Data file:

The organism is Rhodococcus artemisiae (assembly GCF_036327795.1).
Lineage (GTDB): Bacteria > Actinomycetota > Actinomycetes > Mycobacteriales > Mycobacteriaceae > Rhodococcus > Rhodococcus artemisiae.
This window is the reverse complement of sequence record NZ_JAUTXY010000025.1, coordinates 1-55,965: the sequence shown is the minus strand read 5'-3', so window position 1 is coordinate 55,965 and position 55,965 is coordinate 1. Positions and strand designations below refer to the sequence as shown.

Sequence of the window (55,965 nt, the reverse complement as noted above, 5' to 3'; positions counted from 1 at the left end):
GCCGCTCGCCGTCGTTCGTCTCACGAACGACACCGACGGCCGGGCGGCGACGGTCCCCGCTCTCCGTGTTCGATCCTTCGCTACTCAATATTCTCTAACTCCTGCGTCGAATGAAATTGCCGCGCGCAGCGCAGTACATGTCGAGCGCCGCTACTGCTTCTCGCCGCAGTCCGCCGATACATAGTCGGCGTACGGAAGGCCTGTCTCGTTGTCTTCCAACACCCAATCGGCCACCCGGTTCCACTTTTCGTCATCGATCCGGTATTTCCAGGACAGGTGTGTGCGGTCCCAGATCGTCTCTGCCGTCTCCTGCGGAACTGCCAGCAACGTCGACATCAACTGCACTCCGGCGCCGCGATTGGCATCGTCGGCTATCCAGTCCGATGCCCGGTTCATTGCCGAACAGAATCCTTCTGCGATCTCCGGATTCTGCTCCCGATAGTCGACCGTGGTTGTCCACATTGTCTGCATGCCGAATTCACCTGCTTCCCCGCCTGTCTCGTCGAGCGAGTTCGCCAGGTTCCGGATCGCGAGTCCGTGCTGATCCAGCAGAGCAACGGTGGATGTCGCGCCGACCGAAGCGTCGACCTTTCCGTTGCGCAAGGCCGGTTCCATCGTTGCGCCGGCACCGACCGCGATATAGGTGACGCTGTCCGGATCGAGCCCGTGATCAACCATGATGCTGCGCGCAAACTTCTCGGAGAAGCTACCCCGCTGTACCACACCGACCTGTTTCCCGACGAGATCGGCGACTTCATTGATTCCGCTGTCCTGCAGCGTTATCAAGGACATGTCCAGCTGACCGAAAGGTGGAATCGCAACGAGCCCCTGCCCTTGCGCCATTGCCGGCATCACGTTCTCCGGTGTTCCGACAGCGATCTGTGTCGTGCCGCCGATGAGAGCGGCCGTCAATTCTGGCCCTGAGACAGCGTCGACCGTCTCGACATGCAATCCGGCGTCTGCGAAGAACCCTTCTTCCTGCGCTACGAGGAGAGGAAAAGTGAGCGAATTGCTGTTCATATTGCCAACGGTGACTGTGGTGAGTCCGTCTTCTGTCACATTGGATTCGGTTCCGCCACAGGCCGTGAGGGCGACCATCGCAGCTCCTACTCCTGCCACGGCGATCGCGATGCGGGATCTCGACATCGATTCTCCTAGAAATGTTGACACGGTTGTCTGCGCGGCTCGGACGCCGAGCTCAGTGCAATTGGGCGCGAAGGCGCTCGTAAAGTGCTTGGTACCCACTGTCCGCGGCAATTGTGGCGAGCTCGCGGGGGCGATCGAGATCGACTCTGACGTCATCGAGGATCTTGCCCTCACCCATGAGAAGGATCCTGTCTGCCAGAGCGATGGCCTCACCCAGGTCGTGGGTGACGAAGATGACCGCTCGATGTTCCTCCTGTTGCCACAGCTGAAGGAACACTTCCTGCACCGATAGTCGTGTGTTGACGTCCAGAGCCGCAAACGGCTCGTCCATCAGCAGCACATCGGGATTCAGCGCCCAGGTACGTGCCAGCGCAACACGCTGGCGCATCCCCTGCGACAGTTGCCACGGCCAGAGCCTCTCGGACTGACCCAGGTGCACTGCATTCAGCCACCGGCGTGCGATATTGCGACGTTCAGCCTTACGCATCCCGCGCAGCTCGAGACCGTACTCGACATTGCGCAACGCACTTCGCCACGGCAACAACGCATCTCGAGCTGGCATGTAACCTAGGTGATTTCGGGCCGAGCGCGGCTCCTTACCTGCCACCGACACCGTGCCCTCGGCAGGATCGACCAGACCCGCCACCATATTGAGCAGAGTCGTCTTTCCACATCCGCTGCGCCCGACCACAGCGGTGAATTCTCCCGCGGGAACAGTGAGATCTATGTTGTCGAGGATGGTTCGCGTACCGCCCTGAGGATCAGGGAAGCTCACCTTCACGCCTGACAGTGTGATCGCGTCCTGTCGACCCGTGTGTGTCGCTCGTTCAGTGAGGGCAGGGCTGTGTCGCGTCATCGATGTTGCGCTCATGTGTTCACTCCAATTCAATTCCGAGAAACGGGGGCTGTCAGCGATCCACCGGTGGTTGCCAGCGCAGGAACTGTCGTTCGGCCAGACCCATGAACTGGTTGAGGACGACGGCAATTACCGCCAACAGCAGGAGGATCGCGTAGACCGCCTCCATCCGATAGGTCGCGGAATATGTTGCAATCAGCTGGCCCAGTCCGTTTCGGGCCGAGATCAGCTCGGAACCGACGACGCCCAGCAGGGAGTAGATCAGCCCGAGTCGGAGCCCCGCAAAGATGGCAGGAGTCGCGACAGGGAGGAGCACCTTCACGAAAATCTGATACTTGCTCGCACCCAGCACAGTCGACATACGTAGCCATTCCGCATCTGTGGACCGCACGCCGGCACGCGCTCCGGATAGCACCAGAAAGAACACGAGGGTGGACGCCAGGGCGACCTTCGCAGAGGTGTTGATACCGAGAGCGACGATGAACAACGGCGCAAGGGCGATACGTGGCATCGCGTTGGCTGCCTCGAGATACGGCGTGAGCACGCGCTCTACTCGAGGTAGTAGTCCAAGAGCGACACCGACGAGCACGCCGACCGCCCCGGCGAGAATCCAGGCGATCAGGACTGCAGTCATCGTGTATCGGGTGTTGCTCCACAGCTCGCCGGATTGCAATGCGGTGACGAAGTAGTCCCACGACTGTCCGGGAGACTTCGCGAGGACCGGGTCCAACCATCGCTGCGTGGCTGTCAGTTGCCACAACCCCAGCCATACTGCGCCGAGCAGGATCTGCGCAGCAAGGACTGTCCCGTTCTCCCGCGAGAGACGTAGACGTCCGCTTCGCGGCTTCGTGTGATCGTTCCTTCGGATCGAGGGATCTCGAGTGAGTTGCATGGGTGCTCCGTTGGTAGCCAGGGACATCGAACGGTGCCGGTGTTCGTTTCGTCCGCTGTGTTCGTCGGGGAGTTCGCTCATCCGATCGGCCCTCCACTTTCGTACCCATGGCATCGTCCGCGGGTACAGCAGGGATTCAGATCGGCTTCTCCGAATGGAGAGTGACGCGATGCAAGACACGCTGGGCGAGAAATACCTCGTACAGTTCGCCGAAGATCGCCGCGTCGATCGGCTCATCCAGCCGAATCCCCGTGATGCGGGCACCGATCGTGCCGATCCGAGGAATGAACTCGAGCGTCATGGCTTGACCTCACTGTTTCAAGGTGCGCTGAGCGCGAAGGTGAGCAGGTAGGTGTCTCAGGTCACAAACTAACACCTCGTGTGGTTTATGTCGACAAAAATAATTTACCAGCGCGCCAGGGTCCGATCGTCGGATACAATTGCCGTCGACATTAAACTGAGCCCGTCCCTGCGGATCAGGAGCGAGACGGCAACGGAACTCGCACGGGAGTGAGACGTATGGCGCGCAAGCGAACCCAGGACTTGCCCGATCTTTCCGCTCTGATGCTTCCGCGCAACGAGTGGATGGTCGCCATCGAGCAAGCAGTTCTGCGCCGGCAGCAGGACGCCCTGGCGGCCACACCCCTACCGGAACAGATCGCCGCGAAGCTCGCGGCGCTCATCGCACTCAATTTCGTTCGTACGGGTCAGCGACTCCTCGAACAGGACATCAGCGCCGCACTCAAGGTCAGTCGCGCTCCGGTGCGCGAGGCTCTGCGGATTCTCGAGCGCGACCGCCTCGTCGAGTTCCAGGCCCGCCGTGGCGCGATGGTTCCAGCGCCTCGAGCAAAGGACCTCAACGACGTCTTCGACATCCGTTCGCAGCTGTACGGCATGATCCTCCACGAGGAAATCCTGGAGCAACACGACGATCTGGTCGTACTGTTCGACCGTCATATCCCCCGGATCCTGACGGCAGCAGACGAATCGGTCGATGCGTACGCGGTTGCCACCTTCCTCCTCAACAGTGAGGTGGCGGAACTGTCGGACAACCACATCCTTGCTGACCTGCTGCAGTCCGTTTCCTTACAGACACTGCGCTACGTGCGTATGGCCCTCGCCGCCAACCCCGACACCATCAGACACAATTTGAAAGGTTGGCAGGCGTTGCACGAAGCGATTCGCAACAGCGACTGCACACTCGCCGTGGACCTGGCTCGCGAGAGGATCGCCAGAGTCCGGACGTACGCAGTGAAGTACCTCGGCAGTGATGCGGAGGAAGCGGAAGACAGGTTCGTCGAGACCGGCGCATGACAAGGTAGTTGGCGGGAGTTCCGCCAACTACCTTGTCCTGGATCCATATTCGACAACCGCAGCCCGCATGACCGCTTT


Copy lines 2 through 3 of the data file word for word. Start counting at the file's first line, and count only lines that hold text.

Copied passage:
Lineage (GTDB): Bacteria > Actinomycetota > Actinomycetes > Mycobacteriales > Mycobacteriaceae > Rhodococcus > Rhodococcus artemisiae.
This window is the reverse complement of sequence record NZ_JAUTXY010000025.1, coordinates 1-55,965: the sequence shown is the minus strand read 5'-3', so window position 1 is coordinate 55,965 and position 55,965 is coordinate 1. Positions and strand designations below refer to the sequence as shown.